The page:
The Impact Of Technology On Mobile Money Lending Segments
Rahul Sekar, Co-Founder & CTO, Shubh Loans, 0
India always had relationship with driven banking and lending. To open a savings account in the State Bank of India, one still needs ‘an introduction from a respectable person/a customer of the branch’. The local auto garage only gets loans from the neighborhood bank if the branch manager knows the proprietor personally. This seems like a great mitigant of risk. With NPAs soaring, this seems like a reasonable strategy to control bad loans. However, this is only a false comfort. Most of the NPAs come from large accounts greater than Rs.1 Crore. What this relationship driven finance has done is that it has made credit very exclusive. Credit cards are seen as a luxury when it needs to be a necessity like mobile phone and internet. Credit is essential to break out of the poverty cycle.
Technology is yet to disrupt the lending space as it has done in entertainment, e-Commerce, payments and to some extent in Banking. Everyone is watching videos & live events on their mobile phones. Amazon delivered packages to 99 percent of India’s pincodes. Tea vendors on bicycles are accepting PayTM. Banks no longer want customers walking into their branches. However, lending is lagging behind. While the loan or the credit card application process has been digitized, there is a lack of awareness among users. Many are still apprehensive of using lending apps. Submitting sensitive information like ID proofs, Bank Statements through a mobile app is still a challenge for most. The underwriting policies are still archaic in most lending institutions. They are yet to embrace data science when it comes to the lending decisions. Post approval formalities are still largely paper based. The customer still has to sign agreements and provide post dated security cheques.
Disruptions happen on a strong backbone of internet, GPS and mobile penetration. For lending, in addition to mobile and internet, the disruption enabling platform is India Stack. The stack consists of different layers including Aadhaar eKYC, eSigns, UPI and consent driven
In the next five years we will see all users authenticate themselves with aadhaar and sign agreements with esigns. Upi 2.0 will automate payments and remove the need for physically signed cheques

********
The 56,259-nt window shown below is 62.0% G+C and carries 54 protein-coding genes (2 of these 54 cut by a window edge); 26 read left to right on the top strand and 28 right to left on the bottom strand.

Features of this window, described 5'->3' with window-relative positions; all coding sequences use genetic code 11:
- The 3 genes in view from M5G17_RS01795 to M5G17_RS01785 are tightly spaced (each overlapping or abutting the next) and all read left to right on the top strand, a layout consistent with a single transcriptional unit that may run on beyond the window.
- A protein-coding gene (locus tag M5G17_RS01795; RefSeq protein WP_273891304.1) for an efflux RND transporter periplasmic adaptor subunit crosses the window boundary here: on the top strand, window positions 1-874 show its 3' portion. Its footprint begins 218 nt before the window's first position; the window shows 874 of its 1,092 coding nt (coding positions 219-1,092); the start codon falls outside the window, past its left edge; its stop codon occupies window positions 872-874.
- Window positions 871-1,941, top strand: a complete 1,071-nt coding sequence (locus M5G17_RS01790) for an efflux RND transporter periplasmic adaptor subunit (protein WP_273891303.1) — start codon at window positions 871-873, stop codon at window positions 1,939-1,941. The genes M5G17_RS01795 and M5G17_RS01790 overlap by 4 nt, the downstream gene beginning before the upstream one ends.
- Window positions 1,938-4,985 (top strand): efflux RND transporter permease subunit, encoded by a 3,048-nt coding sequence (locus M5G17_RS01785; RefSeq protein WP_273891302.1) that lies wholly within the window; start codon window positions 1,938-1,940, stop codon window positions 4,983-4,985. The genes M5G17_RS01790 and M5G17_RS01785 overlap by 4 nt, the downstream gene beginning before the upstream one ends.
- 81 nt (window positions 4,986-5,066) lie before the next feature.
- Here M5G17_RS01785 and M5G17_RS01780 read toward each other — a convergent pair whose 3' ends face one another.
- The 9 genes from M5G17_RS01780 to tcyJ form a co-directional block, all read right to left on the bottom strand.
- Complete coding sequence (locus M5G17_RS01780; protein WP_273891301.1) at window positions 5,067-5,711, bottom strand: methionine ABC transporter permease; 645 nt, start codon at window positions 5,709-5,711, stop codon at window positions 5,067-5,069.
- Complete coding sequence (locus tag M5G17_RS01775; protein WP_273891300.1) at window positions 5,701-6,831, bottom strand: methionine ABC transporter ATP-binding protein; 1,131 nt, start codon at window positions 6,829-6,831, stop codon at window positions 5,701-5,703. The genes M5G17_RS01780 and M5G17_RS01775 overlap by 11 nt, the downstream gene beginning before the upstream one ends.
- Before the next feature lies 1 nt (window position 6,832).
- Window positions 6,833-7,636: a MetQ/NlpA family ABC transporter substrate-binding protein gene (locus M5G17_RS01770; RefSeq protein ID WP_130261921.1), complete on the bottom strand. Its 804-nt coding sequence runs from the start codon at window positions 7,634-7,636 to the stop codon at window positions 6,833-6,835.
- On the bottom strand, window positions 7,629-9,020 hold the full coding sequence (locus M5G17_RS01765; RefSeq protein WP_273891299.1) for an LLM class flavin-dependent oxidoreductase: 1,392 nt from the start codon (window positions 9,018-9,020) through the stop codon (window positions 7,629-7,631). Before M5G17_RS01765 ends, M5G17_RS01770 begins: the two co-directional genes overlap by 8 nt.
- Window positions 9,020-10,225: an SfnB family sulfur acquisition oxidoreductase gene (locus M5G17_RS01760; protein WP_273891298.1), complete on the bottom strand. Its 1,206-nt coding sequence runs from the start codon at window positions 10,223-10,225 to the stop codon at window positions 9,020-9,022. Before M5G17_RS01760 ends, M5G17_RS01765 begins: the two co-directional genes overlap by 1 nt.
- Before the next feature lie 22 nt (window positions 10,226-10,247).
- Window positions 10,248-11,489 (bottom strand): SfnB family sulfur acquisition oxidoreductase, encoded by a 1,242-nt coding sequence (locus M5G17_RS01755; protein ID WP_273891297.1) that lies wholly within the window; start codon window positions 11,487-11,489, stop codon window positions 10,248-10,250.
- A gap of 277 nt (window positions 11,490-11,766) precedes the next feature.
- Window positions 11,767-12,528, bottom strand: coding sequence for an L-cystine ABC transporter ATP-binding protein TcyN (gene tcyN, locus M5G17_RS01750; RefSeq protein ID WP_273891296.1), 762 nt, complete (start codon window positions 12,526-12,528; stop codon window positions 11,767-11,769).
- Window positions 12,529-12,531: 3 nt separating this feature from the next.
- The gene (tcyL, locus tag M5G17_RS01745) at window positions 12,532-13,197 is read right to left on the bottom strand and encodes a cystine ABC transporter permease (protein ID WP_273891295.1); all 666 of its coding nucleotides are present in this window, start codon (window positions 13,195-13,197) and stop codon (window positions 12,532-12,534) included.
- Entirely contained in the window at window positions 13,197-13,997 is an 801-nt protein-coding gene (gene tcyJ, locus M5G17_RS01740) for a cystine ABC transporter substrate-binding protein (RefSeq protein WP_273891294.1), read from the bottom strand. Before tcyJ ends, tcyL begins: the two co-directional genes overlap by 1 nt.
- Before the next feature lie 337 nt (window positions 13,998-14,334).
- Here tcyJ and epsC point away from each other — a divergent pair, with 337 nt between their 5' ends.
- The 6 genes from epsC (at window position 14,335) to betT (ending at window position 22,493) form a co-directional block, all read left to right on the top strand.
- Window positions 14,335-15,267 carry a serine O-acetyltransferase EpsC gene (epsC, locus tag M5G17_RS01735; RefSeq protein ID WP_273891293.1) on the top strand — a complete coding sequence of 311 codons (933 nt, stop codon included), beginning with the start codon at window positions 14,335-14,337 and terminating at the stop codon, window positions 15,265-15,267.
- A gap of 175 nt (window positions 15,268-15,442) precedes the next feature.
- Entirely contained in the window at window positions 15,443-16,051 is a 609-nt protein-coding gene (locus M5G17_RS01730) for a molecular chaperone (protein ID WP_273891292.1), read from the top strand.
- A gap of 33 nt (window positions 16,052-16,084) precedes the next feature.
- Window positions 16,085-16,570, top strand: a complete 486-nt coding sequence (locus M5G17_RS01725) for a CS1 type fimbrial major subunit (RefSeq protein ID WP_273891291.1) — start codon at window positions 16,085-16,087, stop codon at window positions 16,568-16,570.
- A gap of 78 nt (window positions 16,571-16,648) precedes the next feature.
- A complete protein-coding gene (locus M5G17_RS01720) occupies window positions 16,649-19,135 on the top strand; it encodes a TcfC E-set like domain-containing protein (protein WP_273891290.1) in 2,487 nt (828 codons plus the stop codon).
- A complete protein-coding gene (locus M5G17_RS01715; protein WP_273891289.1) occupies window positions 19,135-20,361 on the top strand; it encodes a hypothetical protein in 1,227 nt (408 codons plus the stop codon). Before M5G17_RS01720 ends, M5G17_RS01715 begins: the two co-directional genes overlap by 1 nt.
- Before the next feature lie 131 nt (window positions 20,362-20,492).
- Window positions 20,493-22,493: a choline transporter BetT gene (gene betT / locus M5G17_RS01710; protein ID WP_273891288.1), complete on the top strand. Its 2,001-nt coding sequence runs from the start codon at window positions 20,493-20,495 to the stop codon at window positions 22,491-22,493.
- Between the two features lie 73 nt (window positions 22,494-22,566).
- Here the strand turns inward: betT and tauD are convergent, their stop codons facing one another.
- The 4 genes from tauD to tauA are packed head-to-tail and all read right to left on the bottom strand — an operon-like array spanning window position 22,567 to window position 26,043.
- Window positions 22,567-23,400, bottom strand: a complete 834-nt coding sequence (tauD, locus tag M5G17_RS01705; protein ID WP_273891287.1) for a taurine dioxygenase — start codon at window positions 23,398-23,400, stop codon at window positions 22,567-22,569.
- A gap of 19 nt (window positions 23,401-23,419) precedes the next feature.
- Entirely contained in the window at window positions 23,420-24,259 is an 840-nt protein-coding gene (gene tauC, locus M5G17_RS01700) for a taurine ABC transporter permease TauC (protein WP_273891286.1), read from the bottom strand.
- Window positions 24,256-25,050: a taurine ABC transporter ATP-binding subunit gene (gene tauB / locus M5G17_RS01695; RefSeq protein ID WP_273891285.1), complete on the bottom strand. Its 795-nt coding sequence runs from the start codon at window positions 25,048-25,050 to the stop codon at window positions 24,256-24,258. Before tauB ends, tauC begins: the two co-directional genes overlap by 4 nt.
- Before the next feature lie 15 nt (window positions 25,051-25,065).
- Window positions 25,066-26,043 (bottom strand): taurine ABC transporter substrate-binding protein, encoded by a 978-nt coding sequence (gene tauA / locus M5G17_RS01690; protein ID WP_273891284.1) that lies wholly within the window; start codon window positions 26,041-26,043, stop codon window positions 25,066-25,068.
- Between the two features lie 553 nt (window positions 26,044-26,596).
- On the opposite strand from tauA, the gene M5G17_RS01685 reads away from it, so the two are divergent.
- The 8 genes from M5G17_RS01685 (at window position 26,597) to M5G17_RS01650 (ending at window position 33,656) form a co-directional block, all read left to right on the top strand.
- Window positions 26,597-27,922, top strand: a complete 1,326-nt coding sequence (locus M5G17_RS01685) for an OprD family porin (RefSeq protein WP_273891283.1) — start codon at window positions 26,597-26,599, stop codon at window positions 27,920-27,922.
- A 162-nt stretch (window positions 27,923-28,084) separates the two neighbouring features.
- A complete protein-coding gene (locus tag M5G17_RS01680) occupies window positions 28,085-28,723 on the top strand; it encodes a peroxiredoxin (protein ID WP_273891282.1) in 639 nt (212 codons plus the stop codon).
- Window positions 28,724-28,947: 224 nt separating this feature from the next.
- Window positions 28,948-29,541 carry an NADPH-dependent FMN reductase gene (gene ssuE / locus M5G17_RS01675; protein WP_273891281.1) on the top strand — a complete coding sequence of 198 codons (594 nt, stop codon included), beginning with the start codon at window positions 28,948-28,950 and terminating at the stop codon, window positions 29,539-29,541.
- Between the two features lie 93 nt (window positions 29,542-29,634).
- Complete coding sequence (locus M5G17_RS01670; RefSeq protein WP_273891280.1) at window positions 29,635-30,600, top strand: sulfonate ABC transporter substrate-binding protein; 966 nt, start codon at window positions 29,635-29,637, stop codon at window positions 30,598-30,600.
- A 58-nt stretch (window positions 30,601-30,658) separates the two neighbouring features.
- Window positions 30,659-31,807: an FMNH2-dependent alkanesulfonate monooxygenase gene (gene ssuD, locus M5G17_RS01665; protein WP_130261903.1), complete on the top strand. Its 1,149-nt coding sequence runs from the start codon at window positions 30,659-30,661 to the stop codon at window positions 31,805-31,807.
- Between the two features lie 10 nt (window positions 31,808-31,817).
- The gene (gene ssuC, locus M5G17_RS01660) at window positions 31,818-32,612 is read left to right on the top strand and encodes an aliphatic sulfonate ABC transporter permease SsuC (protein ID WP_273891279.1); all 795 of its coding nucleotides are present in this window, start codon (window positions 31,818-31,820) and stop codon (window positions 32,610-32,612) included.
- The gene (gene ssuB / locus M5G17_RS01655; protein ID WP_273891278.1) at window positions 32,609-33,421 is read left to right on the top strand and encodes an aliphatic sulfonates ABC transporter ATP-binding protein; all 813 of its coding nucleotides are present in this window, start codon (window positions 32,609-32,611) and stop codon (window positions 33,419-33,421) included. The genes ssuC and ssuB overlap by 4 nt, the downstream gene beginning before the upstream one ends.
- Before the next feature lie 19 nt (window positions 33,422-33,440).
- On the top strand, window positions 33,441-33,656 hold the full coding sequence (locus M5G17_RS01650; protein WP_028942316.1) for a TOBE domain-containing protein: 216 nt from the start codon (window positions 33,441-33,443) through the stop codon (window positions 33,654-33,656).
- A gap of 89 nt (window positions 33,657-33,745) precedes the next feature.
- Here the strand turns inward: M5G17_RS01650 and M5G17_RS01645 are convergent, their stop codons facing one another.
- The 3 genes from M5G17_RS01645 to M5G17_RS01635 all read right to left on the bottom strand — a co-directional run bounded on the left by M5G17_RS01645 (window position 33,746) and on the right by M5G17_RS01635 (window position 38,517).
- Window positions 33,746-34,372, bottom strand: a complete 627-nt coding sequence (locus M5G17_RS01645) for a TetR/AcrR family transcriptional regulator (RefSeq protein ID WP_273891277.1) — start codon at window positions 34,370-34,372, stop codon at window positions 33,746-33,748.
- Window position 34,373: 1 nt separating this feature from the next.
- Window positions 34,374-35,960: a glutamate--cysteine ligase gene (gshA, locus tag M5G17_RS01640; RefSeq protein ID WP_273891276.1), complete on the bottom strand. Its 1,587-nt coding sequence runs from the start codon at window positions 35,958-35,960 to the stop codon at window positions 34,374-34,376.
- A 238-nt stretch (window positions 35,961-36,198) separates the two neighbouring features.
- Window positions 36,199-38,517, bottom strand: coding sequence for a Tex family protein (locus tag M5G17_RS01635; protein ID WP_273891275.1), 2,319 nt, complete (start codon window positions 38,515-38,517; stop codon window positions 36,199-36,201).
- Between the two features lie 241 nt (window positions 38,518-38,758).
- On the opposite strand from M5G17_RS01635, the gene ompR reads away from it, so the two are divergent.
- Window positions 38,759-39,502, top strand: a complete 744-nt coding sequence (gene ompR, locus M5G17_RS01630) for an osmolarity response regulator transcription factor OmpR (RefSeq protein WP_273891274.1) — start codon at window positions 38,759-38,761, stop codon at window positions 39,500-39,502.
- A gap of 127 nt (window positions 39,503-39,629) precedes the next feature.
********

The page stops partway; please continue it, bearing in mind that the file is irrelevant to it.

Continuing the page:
An important piece that needs to mature more is underwriting process. While there are many smart NBFCs that have automated the underwriting process, the larger ones still rely on human intervention and subjectivity. This is due to the myriad forms in which an applicant’s data could come. Address proof, for example, can be one of 20+ document types each of which has no standard format. Data science, ML and AI are ripe to start experimentations in this space. Once the data formats are standardized, algorithms can munch through personal documents and financial statements in no time and without human errors or fatigue. These algorithms can learn over time to discern between good and bad borrowers. There is ample research to prove how psychometric traits like impulsiveness and delayed gratifications are strongly related to a person’s financial discipline. We will see more this in the coming years. One word of caution though AI and ML can go horribly wrong. While we avoid human errors, computer bugs and faulty mathematical models will crop up.
Data privacy is an area for regulation to catch-up. Lending organizations will have access to private data of potential and existing borrowers. The need of the hour is to make it is easy for the user to know what data is being collected and constraint the sharing this data with 3rd parties. European Union has just taken a bold step in this direction with General Data Protection Regulation(GDPR). Something along similar lines needs to emerge in India also.
Credit has not reached people who need it the most. Technology is yet to disrupt lending like some of the other industries. Mobile and internet penetration along with India Stack is a transformative platform that will launch the lending industry. What we require is careful innovative experimentation and data privacy regulations.